Introduction

Brown's Lunar Exploration Working Group

Michael's Paper on a "Parking Orbit"

The Rendezvous Committees

Houbolt's First Crusade

The Feelings Against Lunar-Orbit Rendezvous

The Space Task Group's Early Skepticism

Mounting Frustration

President Kennedy's Commitment

Houbolt's First Letter to Seamans

A Voice in the Wilderness

The LOR Decision

Conclusion

Notes

Key Documents
(pdf version)

 

 Introduction

On Thursday morning, 25 May 1961, in a speech to a joint session of Congress, President John F. Kennedy challenged Americans to rebound from their recent second-place finishes in the space race. "First, I believe that this nation should commit itself to achieving the goal, before this decade is out, of landing a man on the moon and returning him safely to earth. No single space project . . . will be more exciting, or more impressive . . . or more important
. . . and none will be so difficult or expensive." The dynamic 43-year-old president also told the American people, "It will not be one man going to the Moon, it will be an entire nation. For all of us must work to put him there."1

At first, no one at NASA's Langley Research Center in Hampton, Virginia, could quite believe it. If President Kennedy had in fact just dedicated the country to lunar landing, he could not be serious about doing it in less than nine years. It was just not possible. NASA had been studying the feasibility of different lunar missions for some time. But sending an astronaut—one that landed on and returned from the surface of the Moon safely by the end of the 1960s? NASA was not exactly sure how that lunar mission could be accomplished at all, let alone achieved in so little time.

Not even Robert C. Gilruth, the leader of the Space Task Group (STG) located at Langley and the long-standing site of spacecraft expertise in the young Federal agency, was prepared for the sensational announcement. When he heard the news, he was in a NASA airplane somewhere over the Midwest on his way to a meeting in Tulsa. He knew that Kennedy planned to say something dramatic about the space program in his speech, and he asked the pilot to patch it through live on the radio. Looking out the window over the passing clouds, he heard every word and was struck by the incredible goal.

The message stunned him. "An accelerated program, yes," he wanted that. "A lunar landing, yes, in an orderly fashion, with time to work through all the difficulties that such an enterprise was bound to encounter," he wanted that, too. "But not this," he thought to himself.2 This was too much, too fast. Talk about overconfidence—the first piloted Mercury flight by Alan Shepard had taken place only three weeks ago, on 5 May; NASA had made this one brief fifteen-minute suborbital flight—not even a complete orbit yet—and the president announced that the nation is going to the Moon and on a very ambitious schedule. Suddenly, the STG really had more than it could handle. It already was busy preparing for another suborbital flight (Virgil I. "Gus" Grissom's, on 21 July 1961) and for the first orbital flight sometime early next year (John Glenn's, on 20 February 1962). The group's top talent was still "involved almost exclusively" preparing for the first manned orbital flight, and Gilruth himself, before the president's announcement, "had spent almost no time at all" on lunar studies, so demanding were the activities of Project Mercury.3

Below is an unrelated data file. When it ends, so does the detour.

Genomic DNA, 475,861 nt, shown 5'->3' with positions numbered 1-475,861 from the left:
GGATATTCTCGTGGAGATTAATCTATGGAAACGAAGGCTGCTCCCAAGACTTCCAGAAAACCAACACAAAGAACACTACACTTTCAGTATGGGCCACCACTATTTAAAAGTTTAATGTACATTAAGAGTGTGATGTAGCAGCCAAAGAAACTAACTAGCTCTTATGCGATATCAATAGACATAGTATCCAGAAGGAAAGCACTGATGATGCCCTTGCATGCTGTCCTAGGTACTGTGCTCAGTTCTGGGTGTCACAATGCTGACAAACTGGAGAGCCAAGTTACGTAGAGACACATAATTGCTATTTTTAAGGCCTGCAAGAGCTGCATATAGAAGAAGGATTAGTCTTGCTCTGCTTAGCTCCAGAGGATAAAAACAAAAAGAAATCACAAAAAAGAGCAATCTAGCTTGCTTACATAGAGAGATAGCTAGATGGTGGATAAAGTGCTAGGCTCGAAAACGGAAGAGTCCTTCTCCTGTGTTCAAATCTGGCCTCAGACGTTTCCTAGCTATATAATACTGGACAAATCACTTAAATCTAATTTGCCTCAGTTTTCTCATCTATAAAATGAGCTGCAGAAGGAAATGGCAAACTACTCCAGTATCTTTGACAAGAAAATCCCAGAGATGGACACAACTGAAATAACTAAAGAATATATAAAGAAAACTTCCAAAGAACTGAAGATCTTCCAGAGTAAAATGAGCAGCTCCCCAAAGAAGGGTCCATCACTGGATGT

Only one word described Gilruth's feelings at that moment: "aghast." Aghast at the audacity of the president's goal: for American astronauts to fly a quarter of a million miles, make a pinpoint landing on a familiar but yet so strange heavenly body, blast off, and return home safely after a voyage of several days through space—all this by the end of the decade. Only one thought was more daunting, and that was that he was one of the people who would have to make it happen.

But only the project managers directly responsible for making Mercury a success felt so burdened in 1961 by the prospects of having to meet the lunar commitment. Other planners and dreamers about space exploration inside NASA, whose natural curiosity and professional inclination led to speculation about the profiles of future missions, were elated.

For example, inside the small Theoretical Mechanics Division set up inside the old stability wind tunnel building at NASA Langley, Clinton E. Brown and his mathematically oriented colleagues, having heard about Kennedy's announcement, said, "Hooray, let's put on full speed ahead, and do what we can." In their minds, landing astronauts on the Moon as quickly as possible was obviously the right thing to do next if the United States was going to win the "space race." Moreover, Brown and his team—plus one other key Langley researcher, Dr. John C. Houbolt, a rendezvous expert not part of Brown's group, who later became the leading actor in the lunar-orbit rendezvous drama—were confident that they had figured out the best way to accomplish it some time ago.4 To understand this confidence, however, an understanding of earlier developments provides necessary context.

 

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President John F. Kennedy addressing a joint session of Congress on 25 May 1961 to announce an accelerated lunar landing program.